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I have put up on Sound Cloud a copy of a collaborative audio piece called Ammons: A Sheaf of Words for Piano, which as my notes below will tell you was recorded a couple of years ago with Montreal-area pianist Geoff Mitchell. I intend to publish the suite of poems as a chapbook, but for now the audio is out there; individual tracks will also soon be available for download via my website, http://www.kevinmcneilly.ca. Track listings and credits are temporarily available as a pdf here.
The poems in Ammons: A Sheaf of Words for Piano are linked idiomatically, for me, to the work I did for Embouchure. That is, they take for their subject matter stories of the life and music of an African-American jazz icon, in this instance the great boogie-woogie pianist, Albert Ammons. My friend Geoff Mitchell, as well as being an excellent sound recordist and artist (he did the cover drawing for Embouchure), is a brilliant pianist and improviser. He had told me when I was visiting with him in 2010 that he had been working on boogie woogie piano techniques and thinking about the historicisms of present-day jazz, and he mentioned Albert Ammons and his colleagues as influences; I wanted to collaborate with Geoff on a piece, so I started writing poems based on Albert Ammons’s music, taking cues from track titles, from events in his life, and from viewing the short film Boogie Woogie Dream, a peculiar mix of documentary and fiction shot on location in Café Society and featuring him, Pete Johnson, Lena Horne and Teddy Wilson, acting and playing.
I brought a suite of ten poems with me when I was next in Montreal, and we recorded together. (The eleventh poem, the Mondrian piece, is a typographical-visual text and is next to impossible to read. In any case, it was composed a bit later.) Geoff’s music was all freely improvised, but references the historical idiom in all kinds of interesting ways. The piano wasn’t meant to act as accompaniment, but more as commentary, and even critique of the words – at least, that’s what I think it was meant to do. The multi-tracked pieces are intended as homages to the two- and three-piano music of Ammons, Johnson and Meade Lux Lewis. All of the pieces, for me, are intended to be respectful homage. (The coda on Lena Horne was coincidentally composed around the time of her death, which I didn’t know about until after I had finished a full draft of the poem.) Race, gender and nationality are put at issue here, but because they form a crucial part of this music’s history. I necessarily come at this material as an epigone outsider, but I’m also drawn to the music viscerally, as a listener. That sometimes recalcitrant, sometimes negotiable tension between inside and outside, between deference and expression, between self and public domain, is what this suite intends to take on, at the level of voice and instrument: a conversation, a debate, a dialogue.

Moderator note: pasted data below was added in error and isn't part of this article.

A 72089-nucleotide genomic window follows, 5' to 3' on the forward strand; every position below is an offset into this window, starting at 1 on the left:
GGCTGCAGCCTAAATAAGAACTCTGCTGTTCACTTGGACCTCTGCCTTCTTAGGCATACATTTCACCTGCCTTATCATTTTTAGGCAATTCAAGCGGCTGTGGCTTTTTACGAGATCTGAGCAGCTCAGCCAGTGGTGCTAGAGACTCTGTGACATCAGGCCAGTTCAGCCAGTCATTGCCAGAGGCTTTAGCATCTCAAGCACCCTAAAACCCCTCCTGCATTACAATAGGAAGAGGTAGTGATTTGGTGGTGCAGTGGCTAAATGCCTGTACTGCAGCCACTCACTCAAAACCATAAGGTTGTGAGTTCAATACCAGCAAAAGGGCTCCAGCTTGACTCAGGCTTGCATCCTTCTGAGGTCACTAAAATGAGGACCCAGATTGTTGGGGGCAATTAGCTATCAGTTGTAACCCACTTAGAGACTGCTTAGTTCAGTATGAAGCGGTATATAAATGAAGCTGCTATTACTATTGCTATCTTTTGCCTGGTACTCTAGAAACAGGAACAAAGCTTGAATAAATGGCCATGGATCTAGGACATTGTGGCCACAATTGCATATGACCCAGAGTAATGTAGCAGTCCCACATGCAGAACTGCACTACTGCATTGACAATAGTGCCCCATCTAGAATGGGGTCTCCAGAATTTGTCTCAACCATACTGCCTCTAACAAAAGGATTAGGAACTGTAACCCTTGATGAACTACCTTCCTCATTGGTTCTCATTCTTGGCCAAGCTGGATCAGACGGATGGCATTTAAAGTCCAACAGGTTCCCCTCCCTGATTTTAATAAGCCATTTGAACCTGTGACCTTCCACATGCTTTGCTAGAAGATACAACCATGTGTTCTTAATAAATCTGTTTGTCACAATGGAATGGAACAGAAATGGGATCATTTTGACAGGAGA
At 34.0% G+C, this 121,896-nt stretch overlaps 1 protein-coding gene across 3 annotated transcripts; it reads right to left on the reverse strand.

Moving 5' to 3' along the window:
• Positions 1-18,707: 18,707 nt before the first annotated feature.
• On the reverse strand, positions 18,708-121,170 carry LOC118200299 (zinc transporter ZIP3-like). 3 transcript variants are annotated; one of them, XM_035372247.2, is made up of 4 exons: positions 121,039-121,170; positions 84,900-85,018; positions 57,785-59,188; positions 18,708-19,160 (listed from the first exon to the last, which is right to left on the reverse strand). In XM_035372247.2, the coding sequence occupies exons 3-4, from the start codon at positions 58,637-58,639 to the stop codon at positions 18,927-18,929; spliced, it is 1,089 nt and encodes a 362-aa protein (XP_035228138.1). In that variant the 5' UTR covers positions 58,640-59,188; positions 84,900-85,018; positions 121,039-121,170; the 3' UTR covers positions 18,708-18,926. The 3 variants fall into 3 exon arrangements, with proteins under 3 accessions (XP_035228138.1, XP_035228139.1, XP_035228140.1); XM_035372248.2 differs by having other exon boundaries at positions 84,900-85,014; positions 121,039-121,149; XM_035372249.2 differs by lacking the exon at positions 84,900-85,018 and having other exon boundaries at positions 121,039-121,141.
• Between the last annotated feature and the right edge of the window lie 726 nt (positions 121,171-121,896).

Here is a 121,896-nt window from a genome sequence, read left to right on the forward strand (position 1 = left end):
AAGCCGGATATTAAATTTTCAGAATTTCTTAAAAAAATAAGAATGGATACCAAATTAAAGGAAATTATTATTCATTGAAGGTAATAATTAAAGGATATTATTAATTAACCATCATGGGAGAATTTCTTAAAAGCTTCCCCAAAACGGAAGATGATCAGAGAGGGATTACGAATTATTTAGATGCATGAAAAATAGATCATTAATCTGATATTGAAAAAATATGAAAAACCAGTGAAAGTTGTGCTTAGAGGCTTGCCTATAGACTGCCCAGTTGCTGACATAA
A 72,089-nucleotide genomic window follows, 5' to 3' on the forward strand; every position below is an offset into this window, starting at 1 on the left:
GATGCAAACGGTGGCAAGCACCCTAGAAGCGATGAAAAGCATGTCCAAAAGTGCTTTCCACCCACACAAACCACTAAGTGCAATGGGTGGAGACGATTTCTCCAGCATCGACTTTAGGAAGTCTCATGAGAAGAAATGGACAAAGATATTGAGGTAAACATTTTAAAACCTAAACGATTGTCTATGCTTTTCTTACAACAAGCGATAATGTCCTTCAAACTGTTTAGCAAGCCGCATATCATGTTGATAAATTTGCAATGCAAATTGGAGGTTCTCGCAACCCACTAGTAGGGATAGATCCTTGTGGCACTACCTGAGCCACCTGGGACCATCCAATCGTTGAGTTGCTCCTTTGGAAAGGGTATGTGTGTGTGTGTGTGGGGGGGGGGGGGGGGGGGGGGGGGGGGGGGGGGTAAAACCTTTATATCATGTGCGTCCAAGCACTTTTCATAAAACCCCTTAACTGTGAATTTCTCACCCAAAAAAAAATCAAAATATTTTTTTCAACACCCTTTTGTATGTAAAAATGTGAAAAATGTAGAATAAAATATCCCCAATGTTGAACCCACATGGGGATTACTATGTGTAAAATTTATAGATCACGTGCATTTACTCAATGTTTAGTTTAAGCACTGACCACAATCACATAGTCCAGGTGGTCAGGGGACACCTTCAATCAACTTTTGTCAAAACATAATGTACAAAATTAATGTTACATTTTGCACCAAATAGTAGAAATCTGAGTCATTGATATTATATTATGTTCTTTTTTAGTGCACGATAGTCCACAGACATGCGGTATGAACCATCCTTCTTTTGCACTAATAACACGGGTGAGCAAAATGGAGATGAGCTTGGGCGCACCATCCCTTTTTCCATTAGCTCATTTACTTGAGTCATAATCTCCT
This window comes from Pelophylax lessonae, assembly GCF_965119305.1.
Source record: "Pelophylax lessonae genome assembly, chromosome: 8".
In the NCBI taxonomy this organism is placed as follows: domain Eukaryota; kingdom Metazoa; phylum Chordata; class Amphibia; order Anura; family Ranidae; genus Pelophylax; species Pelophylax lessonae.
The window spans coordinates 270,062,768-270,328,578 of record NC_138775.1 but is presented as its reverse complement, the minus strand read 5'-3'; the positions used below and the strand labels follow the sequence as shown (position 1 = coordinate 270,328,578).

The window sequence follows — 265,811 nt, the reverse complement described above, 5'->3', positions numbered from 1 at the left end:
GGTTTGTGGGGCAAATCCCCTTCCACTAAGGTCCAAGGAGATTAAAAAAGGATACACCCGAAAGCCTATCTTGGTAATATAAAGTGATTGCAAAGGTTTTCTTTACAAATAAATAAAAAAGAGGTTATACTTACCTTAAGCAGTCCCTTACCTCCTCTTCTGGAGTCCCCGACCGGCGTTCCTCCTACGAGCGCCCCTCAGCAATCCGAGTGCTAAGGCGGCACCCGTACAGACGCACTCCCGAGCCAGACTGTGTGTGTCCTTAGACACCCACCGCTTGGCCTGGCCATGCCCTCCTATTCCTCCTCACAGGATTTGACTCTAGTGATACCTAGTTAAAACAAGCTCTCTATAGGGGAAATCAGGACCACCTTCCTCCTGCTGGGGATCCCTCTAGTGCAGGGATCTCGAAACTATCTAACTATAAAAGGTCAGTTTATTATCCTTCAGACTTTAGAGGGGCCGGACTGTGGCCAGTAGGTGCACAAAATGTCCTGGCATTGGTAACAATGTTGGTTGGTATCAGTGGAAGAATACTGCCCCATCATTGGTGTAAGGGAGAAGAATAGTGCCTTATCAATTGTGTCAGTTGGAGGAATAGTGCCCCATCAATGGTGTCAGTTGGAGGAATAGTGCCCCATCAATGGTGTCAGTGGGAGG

I’d like to thank Geoff Mitchell for his incredible music here.